Compare ibuprofen vs. Percocet

Head-to-head comparisons of medication uses, side effects, ratings, and more.

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Relieves pain, fever, and swelling.

Advil (ibuprofen) works well for treating fever, inflammation, and a variety of mild to moderate pain conditions, but it doesn't last as long as other NSAIDs.

4.0/ 5 average rating with 892 reviewsforibuprofen
Treats moderate to severe pain.

Percocet (Oxycodone / Acetaminophen) is the strongest prescription combination pain medicine for as needed pain relief, but make sure you don't take too much acetaminophen (Tylenol) to avoid liver problems or death.

3.8/ 5 average rating with 1399 reviewsforPercocet
Upsides
  • Advil (ibuprofen) is effective for treating fever, pain, and inflammation.
  • Good for relieving pain due to common conditions like menstrual cramps, toothaches, backaches, and sports-related injuries.
  • Advil (ibuprofen) is generally safe to use, cheap, and available over-the-counter.
  • Advil (ibuprofen) causes less stomach problems than its alternatives.
  • It comes in different flavored liquid forms that makes it easy for children to take.
  • Combination pain medicine with an opioid component (oxycodone) and non-opioid component (acetaminophen or Tylenol) that takes advantage of different modes of pain relieve in a single pill.
  • Provides quick relief for moderate to severe pain to improve quality of life.
  • Generally considered stronger than Norco or other combination pain medicine for treating pain.
  • Good for as-needed, short-term use, but may be helpful to manage more long-term pain problems if used at the appropriate doses and intervals.
  • Lower rates of misuse compared to pure opioid medicines.
  • Can help you fall asleep easier.
Downsides
  • Advil (ibuprofen) doesn't last as long as other NSAIDs, so you need to take it a few times a day to get relief of your symptoms.
  • It needs to be taken with food or millk to avoid getting an upset stomach.
  • Advil (ibuprofen) is not as safe as other alternatives for pregnant women and people who are age 60 or older.
  • It can cause serious complications like stomach bleeding and kidney problems if taken for a long period of time.
  • Like all NSAIDs, Advil (ibuprofen) can raise your risk of getting blood clots, a heart attack, or stroke.
  • Dizziness and drowsiness is common, but your body may adjust.
  • Everyone will get constipation - always stay hydrated and take stool softener or stimulant on days you're taking Percocet if you need.
  • All opioid containing medicines have the risk of physical dependence and possibility of withdrawal when used long-term.
  • The non-opioid part of Percocet, acetaminophen (Tylenol), has a high risk of liver failure and death if you take more than the maximum daily dose. Be very careful.
  • Relies on the users to be aware of how much acetaminophen (Tylenol) they are using since it is a very common ingredient in many prescription and non-prescription pain medicines.
  • Avoid alcohol.
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Used for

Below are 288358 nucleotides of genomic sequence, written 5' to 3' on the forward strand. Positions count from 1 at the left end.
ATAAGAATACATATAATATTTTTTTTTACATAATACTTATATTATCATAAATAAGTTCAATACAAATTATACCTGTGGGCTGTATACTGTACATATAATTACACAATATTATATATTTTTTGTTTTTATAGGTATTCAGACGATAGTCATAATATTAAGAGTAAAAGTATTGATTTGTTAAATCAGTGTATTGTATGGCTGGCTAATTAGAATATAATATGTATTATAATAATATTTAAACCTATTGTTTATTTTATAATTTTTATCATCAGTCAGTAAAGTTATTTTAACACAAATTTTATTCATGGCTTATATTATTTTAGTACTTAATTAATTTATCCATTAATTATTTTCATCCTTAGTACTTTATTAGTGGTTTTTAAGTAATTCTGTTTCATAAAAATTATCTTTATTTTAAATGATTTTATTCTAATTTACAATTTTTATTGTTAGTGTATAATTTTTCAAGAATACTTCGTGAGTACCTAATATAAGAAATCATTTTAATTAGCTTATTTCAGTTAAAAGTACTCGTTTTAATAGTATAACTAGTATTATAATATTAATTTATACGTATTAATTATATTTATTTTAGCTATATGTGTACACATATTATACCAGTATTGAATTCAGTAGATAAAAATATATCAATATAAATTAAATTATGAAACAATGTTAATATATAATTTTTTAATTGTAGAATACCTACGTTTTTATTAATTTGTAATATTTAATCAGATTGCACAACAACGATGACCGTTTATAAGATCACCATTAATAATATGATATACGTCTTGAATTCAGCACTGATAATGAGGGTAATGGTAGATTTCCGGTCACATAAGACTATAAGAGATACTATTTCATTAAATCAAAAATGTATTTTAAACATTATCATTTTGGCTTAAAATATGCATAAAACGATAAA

Dosage forms
  • Pill
  • Chewable tablet
  • Suspension
  • Pill
  • Oral solution
Price
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Reviews
892 reviews so far
88%
saidit'sworth it
52%
saiditworked well
4%
saidit'sa big hassle

Have you used Advil (ibuprofen)?

Leave a review
1399 reviews so far
70%
saidit'sworth it
49%
saiditworked well
15%
saidit'sa big hassle

Have you used Percocet (Oxycodone / Acetaminophen)?

Leave a review
Side effects
The Advil (ibuprofen) FDA package insert doesn’t have numbers about how common side effects are.
The Percocet (Oxycodone / Acetaminophen) FDA package insert doesn’t have numbers about how common side effects are.
Risks and risk factors
  • Heart attack and stroke
    • History of heart problems
    • Taking Advil (ibuprofen) for a long period of time
  • Stomach bleeding
    • History of stomach bleeding
    • Age 60 or older
    • Taking aspirin, other NSAIDs, or blood thinners
    • Drinking more than 3 alcoholic beverages a day
    • Smoking
    • Taking the medicine for a long period of time
  • Severe allergic reaction
    • Asthma
    • Nasal polyps
    • Aspirin allergy
    • NSAID allergy
  • Kidney damage
    • Kidney disease
    • Heart failure
    • Liver disease
    • Taking certain high blood pressure medications
    • Age 60 or older
    • Taking the medicine for a long period of time
  • Harm to fetus (unborn baby)
    • Women who want to or can become pregnant
    • Pregnant women
See more detailed risks and warnings
  • Death from liver failure
    • Current liver disease
    • Taking with alcohol
    • Taking other medicines with acetaminophen
  • Death from lack of oxygen to the body (respiratory depression)
    • Age 65 or greater
    • Higher dose
    • People with not enough thyroid hormones
    • History of lung problems
  • Driving impairment
    • Taking with alcohol
    • Taking other medicines that make you less alert
    • Age 65 or greater
  • Tolerance and dependence
    • Taking more than the prescribed dose
    • Long-term use
    • History of drug abuse
  • Neonatal withdrawal syndrome
    • Long-term use of opioids in mother
    • Breastfeeding while taking Percocet (Oxycodone / Acetaminophen)
  • Death from overdose (extended-release tablet)
    • Children age 18 and younger
    • Taking more than prescribed dose
    • Mixing with alcohol or drugs that interact with Percocet (Oxycodone / Acetaminophen)
  • Severe allergic reactions
  • Low blood pressure
    • Age 65 years or older
    • Circulation problems
See more detailed risks and warnings